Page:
Fentanyl-Piramal

Fentanyl-Piramal Mechanism of Action

fentanyl

Manufacturer:

Piramal Critical Care

Distributor:

Evercare Pharma
Full Prescribing Info
Action
Pharmacotherapeutic group: anesthetics general, opioid anesthetics. ATC Code: N01AH01.
Pharmacology: Pharmacodynamics: Mechanism of action: Fentanyl is a potent, opioid analgesic.
Pharmacodynamic effects: Fentanyl is an opioid analgesic interacting predominantly with the μ-opioid receptor. Fentanyl can be used as an analgesic supplement to general anesthesia or as the sole anesthetic. Fentanyl preserves cardiac stability and obtunds stress-related hormonal changes at higher doses. A dose of 100 mcg (2.0 mL) is approximately equivalent in analgesic activity to 10 mg of morphine. The onset of action is rapid. However, the maximum analgesic and respiratory depressant effect may not be noted for several minutes. The usual duration of action of the analgesic effect is approximately 30 minutes after a single IV dose of up to 100 mcg. Depth of analgesia is dose-related and can be adjusted to the pain level of the surgical procedure.
Like other opioid analgesics, FENTANYL, depending upon the dose and speed of administration, can cause muscle rigidity, as well as euphoria, miosis and bradycardia.
Histamine assays and skin-wheal testing have indicated that clinically significant histamine release is rare with FENTANYL.
All actions of FENTANYL are reversed by a specific opioid antagonist.
Pharmacokinetics: Distribution: After intravenous injection, fentanyl plasma concentrations fall rapidly, with sequential distribution half-lives of about 1 minute and 18 minutes and a terminal elimination half-life of 475 minutes. Fentanyl has a Vc (volume of distribution of the central compartment) of 13 L, and a total Vdss (distribution volume at steady-state) of 339 L. The plasma protein binding of Fentanyl is about 84%.
Metabolism: Fentanyl is rapidly metabolized, mainly in the liver by CYP3A4. The major metabolite is norfentanyl. Fentanyl clearance is 574 mL/min.
Excretion: Approximately 75% of the administered dose is excreted in the urine within 24 hours and only 10% of the dose eliminated in urine is present as unchanged drug.
Special Populations: Pediatrics: The plasma protein binding of fentanyl in newborns is approximately 62% which is lower than in adults. The clearance and the volume of distribution are higher in infants and children. This may result in an increased dose requirement for FENTANYL.
Renal impairment: Data obtained from a study administering IV fentanyl in patients undergoing renal transplantation suggest that the clearance of fentanyl may be reduced in this patient population. If patients with renal impairment receive FENTANYL, they should be observed carefully for signs of fentanyl toxicity and the dose reduced if necessary (see Dosage & Administration).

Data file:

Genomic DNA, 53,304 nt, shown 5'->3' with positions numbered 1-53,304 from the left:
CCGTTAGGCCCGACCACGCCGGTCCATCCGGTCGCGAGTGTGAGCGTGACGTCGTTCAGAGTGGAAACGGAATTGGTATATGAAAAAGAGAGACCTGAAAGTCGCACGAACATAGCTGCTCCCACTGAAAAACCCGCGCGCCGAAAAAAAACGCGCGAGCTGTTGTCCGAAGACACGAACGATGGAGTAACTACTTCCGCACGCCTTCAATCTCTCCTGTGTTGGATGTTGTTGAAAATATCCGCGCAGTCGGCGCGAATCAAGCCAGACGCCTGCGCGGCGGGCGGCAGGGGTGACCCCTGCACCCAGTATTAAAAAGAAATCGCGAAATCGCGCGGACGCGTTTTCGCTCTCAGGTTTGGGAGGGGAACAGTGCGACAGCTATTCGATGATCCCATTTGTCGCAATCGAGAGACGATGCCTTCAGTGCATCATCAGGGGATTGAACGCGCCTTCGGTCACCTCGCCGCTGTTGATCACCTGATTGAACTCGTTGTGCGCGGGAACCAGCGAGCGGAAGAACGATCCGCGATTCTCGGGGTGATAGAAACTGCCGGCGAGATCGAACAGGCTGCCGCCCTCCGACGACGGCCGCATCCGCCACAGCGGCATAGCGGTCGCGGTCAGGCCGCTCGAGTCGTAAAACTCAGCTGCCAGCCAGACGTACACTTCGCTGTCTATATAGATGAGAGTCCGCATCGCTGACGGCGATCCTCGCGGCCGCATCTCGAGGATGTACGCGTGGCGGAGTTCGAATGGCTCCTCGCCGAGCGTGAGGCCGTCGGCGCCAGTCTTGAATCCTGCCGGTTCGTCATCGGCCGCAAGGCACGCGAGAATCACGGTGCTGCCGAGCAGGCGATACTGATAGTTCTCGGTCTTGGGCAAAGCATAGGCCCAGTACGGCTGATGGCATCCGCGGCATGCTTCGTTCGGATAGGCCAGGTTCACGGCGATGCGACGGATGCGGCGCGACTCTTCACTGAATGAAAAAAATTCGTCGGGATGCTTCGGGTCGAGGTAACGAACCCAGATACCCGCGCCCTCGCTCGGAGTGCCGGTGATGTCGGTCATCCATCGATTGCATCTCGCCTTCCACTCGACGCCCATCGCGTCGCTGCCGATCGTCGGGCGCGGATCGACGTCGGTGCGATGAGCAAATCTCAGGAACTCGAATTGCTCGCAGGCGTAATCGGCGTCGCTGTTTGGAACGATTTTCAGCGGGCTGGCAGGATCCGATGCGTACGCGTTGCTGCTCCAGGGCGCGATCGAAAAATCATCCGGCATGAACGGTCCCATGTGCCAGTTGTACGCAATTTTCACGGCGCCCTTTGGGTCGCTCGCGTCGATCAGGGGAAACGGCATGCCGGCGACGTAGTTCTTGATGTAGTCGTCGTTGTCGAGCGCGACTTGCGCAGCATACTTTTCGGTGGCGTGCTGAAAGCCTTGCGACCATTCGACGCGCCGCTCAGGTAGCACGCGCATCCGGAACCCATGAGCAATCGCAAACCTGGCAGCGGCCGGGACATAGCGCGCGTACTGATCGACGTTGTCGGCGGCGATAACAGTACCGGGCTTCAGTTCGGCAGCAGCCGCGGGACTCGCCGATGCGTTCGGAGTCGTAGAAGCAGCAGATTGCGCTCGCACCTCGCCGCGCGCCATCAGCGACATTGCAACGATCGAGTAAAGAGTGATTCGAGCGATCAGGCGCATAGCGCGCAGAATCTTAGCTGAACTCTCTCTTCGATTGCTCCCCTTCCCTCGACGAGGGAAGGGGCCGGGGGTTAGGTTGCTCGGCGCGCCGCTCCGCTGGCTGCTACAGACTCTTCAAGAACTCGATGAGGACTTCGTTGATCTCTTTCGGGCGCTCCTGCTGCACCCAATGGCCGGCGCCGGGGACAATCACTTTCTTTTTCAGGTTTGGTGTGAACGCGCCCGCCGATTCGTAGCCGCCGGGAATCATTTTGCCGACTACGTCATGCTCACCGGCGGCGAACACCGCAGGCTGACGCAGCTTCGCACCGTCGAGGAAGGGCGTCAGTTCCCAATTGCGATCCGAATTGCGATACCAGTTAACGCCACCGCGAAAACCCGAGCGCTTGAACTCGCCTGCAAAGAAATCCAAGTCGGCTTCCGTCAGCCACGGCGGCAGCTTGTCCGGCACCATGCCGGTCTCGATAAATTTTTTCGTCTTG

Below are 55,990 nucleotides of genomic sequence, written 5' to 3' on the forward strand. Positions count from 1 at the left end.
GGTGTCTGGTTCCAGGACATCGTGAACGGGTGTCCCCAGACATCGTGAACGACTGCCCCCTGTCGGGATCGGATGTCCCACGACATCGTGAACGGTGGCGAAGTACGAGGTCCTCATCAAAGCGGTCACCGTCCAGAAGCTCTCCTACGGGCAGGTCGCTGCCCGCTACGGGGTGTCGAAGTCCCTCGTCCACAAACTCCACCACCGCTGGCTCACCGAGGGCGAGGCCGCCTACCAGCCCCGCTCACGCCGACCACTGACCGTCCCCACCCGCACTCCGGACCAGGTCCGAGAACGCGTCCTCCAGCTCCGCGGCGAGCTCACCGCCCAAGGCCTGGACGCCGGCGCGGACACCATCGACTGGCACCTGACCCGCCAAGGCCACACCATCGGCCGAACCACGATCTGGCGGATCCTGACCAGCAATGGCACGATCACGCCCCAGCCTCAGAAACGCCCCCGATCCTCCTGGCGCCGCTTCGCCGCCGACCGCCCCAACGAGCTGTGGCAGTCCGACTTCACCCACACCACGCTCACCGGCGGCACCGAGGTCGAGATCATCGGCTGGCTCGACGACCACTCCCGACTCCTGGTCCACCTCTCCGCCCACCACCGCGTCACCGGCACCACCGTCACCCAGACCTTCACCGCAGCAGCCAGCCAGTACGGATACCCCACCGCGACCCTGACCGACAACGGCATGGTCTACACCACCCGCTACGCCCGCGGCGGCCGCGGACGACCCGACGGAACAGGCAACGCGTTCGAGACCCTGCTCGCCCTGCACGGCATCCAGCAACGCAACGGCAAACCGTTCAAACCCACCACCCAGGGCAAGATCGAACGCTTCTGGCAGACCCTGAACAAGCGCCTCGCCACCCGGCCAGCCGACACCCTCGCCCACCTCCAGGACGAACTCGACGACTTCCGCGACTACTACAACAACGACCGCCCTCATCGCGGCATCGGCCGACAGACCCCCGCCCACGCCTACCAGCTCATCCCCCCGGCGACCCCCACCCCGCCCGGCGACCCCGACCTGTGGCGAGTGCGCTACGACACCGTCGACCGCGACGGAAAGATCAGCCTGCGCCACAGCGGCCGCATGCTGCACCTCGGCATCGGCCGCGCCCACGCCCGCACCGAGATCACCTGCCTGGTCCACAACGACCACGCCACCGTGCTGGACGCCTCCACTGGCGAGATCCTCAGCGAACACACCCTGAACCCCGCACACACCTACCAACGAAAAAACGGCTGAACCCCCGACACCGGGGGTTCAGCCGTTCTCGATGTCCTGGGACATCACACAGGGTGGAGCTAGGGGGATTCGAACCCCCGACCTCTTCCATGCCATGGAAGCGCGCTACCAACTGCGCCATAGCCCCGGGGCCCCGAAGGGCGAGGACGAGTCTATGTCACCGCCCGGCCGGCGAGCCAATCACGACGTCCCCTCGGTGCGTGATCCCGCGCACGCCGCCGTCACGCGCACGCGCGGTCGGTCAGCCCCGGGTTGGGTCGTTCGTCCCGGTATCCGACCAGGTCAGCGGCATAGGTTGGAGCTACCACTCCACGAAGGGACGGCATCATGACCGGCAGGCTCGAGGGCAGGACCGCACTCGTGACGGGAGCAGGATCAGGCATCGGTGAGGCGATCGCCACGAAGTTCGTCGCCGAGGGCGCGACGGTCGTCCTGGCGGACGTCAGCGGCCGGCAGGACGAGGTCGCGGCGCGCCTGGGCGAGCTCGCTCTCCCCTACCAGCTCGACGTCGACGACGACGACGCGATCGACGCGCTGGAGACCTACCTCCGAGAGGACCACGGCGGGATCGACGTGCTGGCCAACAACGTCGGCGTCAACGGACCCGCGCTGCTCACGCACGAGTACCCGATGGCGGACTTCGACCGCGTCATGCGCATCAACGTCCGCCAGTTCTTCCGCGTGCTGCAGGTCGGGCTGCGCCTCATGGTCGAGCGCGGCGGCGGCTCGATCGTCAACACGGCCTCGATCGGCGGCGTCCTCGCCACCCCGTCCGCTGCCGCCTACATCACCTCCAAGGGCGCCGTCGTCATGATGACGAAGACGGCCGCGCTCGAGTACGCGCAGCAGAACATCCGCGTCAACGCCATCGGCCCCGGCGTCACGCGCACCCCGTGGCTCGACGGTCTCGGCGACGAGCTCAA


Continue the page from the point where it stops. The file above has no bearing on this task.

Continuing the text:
Adult patients with burns: An increase in clearance up to 44% together with a larger volume of distribution results in lower fentanyl plasma concentrations. This may require an increased dose of FENTANYL.
Obese patients: An increase in clearance of fentanyl is observed with increased body weight. In patients with a BMI>30, clearance of fentanyl increases by approximately 10% per 10 kg increase of the fat free mass (lean body mass).
Toxicology: Non-Clinical Information: Fentanyl has a broad safety-margin. In rats the ratio LD50/ED50 for the lowest level of analgesia is 281.8, as compared with 69.5 and 4.8 for morphine and pethidine respectively.
Carcinogenicity and Mutagenicity: In vitro fentanyl showed, like other opioid analgesics, mutagenic effects in a mammalian cell culture assay, only at cytotoxic concentrations and along with metabolic activation. Fentanyl showed no evidence of mutagenicity when tested in in vivo rodent studies and bacterial assays. In a two-year carcinogenicity study conducted in rats, fentanyl was not associated with an increased incidence of tumors at subcutaneous doses up to 33 mcg/kg/day in males or 100 mcg/kg/day in females, which were the maximum tolerated doses for males and females.
Reproductive Toxicology: Fertility: Some tests on female rats showed reduced fertility as well as embryo mortality. These findings were related to maternal toxicity and not a direct effect of the drug on the developing embryo.
There was no evidence of teratogenic effects.
Register or sign in to continue
Asia's one-stop resource for medical news, clinical reference and education
Sign up for free
Already a member? Sign in